Mead is probably the beverage most associated with medieval life today, though it was less prominent than either wine in the south of Europe and beer and ale in the north. The Danish warriors in Beowulf fortified themselves with mead, and as a result it became mainly associated with the Scandinavian countries and the Vikings. Ancient texts from Asia, Africa, and the Middle East all contain references to an alcoholic beverage made with the co-operation of bees, though without their knowledge, and it seems to have been the result, like beer, of the observation of thin porridges fermenting themselves as a result of the natural yeasts and sugars contained therein.

These Medieval Food Habits Changed the Way Food is Eaten Today
Medieval castles were built to ensure adequate water supplies in case of siege. Wikimedia

22. Water was the most common beverage of the medieval period, despite myths to the contrary

The beverage which was most often consumed by medieval men, women, and children, was water. This was true win both small, isolated villages and in the growing cities. In the mid-13th century, London began the construction of the Great Conduit, a system of pipes which routed water from a natural spring at Tyburn to a pumping house, where it was then directed to a series of cisterns around the city. Most citizens went to the cisterns to draw water, or paid a water-carrier to get it for them. Wealthier citizens could pay the city council to install pipes of their own, tapping into the conduits.

On the continent of Europe many of the aqueducts erected by the Romans continued to provide clean drinking water to cities and towns. Others built community cisterns and some estates routed drinking water to tenants. Communities learned to draw their drinking water from upstream of the town and discharge its effluence below. Castles and fortifications were built with several wells to obtain water and cisterns to store it, as well as roofs designed to collect rainwater. Wine and especially beer were consumed frequently, but both were considered to be healthful (in moderation) and beer was considered to be a food, liquid grain, as it were, rather than just a means of quenching thirst. It was however rare to consume water at meals, when only foods were to be taken, in a manner conducive to maintaining a healthful balance of humors.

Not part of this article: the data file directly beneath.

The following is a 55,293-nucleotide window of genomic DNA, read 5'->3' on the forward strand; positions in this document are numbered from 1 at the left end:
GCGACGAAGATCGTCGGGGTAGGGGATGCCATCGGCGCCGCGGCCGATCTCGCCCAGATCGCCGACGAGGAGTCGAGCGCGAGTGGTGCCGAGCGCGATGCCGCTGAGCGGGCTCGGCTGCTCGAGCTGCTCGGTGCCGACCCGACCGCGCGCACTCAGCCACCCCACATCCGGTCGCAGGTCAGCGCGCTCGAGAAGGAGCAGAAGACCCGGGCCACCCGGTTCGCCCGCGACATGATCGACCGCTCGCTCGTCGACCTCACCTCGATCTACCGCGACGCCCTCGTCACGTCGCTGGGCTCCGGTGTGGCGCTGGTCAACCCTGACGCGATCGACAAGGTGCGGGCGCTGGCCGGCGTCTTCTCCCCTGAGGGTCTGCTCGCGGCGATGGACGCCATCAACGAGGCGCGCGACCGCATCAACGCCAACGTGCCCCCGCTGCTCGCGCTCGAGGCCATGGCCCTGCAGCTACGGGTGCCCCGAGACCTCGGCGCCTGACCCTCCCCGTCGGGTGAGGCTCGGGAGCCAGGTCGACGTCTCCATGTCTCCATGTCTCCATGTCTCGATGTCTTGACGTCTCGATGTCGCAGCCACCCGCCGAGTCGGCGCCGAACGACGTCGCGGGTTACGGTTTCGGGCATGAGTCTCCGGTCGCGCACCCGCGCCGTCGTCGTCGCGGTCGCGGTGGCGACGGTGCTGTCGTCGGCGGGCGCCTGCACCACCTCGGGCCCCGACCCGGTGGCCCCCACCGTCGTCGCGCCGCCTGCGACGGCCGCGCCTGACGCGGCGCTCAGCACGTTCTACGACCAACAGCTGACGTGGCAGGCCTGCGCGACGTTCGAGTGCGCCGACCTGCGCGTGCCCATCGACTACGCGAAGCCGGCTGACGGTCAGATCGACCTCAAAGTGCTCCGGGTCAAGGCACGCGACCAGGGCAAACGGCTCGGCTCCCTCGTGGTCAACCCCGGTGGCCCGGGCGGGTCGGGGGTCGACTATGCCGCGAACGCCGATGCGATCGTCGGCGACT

These Medieval Food Habits Changed the Way Food is Eaten Today
The Roman Aqueducts continued to supply drinking water in much of Medieval Europe. Wikimedia

23. More on the drinking of water during the medieval period

How and where the myth regarding the necessity of drinking beer and wine due to the impurity of water in medieval life began is immaterial. The existing body of evidence is that water was used throughout the era to quench thirst. But many doctors did warn against drinking water with meals, or even just before them. This was based on Galen, who was the source of most medical knowledge for medieval doctors. Galen warned that too much water filled the stomach and did not allow for the proper intake of food, as previously discussed, weakening the digestion which created bad humors, “which flow and drift across the whole body in its cavity”. To Galen, the effect was the same as when the body fasted.

Records of the first water distribution systems in larger cities of Europe began in the medieval period, but in most smaller towns water was free, from community wells and nearby streams and springs. Thus, there are few records describing its use, but neither are there records describing it as unhealthful for consumption. There are records from medieval doctors and writers which described how to detect water which was unsafe to drink. And in 8th century Bavaria, a law was passed which penalizing anyone who fouled a public fountain, “with any filth”, requiring them to both clean the fountain of the offending material and pay a fine to the town.

These Medieval Food Habits Changed the Way Food is Eaten Today
Medieval farmers timed the slaughter of animals to coincide with the seasons, in part because of the difficulty feeding them in the winter. Wikimedia